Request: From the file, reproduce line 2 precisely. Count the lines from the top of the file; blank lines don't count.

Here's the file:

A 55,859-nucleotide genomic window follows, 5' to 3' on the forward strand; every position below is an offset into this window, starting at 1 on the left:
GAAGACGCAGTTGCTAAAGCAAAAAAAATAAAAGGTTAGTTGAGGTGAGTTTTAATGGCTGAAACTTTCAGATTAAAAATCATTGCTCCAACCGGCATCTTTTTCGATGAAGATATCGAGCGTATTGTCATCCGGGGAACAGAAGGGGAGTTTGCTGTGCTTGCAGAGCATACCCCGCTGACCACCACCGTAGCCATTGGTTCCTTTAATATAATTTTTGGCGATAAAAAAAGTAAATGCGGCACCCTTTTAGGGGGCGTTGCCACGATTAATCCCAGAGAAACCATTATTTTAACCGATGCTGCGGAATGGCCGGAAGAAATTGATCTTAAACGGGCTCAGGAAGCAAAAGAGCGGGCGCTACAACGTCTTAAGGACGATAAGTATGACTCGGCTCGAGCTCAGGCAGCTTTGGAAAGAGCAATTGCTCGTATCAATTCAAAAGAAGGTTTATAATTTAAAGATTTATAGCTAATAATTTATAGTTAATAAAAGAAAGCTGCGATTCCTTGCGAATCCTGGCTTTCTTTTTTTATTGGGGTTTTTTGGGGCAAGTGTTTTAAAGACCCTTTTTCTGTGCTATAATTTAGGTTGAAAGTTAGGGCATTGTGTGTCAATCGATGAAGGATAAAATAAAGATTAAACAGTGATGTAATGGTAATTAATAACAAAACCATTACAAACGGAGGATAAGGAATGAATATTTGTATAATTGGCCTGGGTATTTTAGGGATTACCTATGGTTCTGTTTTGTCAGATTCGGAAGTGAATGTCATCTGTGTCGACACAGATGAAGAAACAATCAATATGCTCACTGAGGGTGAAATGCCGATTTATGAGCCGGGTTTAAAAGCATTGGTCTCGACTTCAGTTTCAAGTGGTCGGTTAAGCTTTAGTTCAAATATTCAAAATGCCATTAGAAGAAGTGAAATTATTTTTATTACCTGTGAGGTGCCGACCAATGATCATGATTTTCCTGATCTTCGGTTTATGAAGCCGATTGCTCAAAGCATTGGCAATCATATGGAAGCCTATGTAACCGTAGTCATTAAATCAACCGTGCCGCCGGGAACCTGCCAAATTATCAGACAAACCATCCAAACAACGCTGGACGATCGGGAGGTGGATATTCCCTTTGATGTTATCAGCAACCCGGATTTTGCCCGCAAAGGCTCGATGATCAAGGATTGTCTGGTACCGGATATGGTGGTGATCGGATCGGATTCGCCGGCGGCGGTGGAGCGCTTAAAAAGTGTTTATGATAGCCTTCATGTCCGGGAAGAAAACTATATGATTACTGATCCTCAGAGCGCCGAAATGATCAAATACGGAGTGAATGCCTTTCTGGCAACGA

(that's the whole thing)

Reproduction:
GAAGACGCAGTTGCTAAAGCAAAAAAAATAAAAGGTTAGTTGAGGTGAGTTTTAATGGCTGAAACTTTCAGATTAAAAATCATTGCTCCAACCGGCATCTTTTTCGATGAAGATATCGAGCGTATTGTCATCCGGGGAACAGAAGGGGAGTTTGCTGTGCTTGCAGAGCATACCCCGCTGACCACCACCGTAGCCATTGGTTCCTTTAATATAATTTTTGGCGATAAAAAAAGTAAATGCGGCACCCTTTTAGGGGGCGTTGCCACGATTAATCCCAGAGAAACCATTATTTTAACCGATGCTGCGGAATGGCCGGAAGAAATTGATCTTAAACGGGCTCAGGAAGCAAAAGAGCGGGCGCTACAACGTCTTAAGGACGATAAGTATGACTCGGCTCGAGCTCAGGCAGCTTTGGAAAGAGCAATTGCTCGTATCAATTCAAAAGAAGGTTTATAATTTAAAGATTTATAGCTAATAATTTATAGTTAATAAAAGAAAGCTGCGATTCCTTGCGAATCCTGGCTTTCTTTTTTTATTGGGGTTTTTTGGGGCAAGTGTTTTAAAGACCCTTTTTCTGTGCTATAATTTAGGTTGAAAGTTAGGGCATTGTGTGTCAATCGATGAAGGATAAAATAAAGATTAAACAGTGATGTAATGGTAATTAATAACAAAACCATTACAAACGGAGGATAAGGAATGAATATTTGTATAATTGGCCTGGGTATTTTAGGGATTACCTATGGTTCTGTTTTGTCAGATTCGGAAGTGAATGTCATCTGTGTCGACACAGATGAAGAAACAATCAATATGCTCACTGAGGGTGAAATGCCGATTTATGAGCCGGGTTTAAAAGCATTGGTCTCGACTTCAGTTTCAAGTGGTCGGTTAAGCTTTAGTTCAAATATTCAAAATGCCATTAGAAGAAGTGAAATTATTTTTATTACCTGTGAGGTGCCGACCAATGATCATGATTTTCCTGATCTTCGGTTTATGAAGCCGATTGCTCAAAGCATTGGCAATCATATGGAAGCCTATGTAACCGTAGTCATTAAATCAACCGTGCCGCCGGGAACCTGCCAAATTATCAGACAAACCATCCAAACAACGCTGGACGATCGGGAGGTGGATATTCCCTTTGATGTTATCAGCAACCCGGATTTTGCCCGCAAAGGCTCGATGATCAAGGATTGTCTGGTACCGGATATGGTGGTGATCGGATCGGATTCGCCGGCGGCGGTGGAGCGCTTAAAAAGTGTTTATGATAGCCTTCATGTCCGGGAAGAAAACTATATGATTACTGATCCTCAGAGCGCCGAAATGATCAAATACGGAGTGAATGCCTTTCTGGCAACGA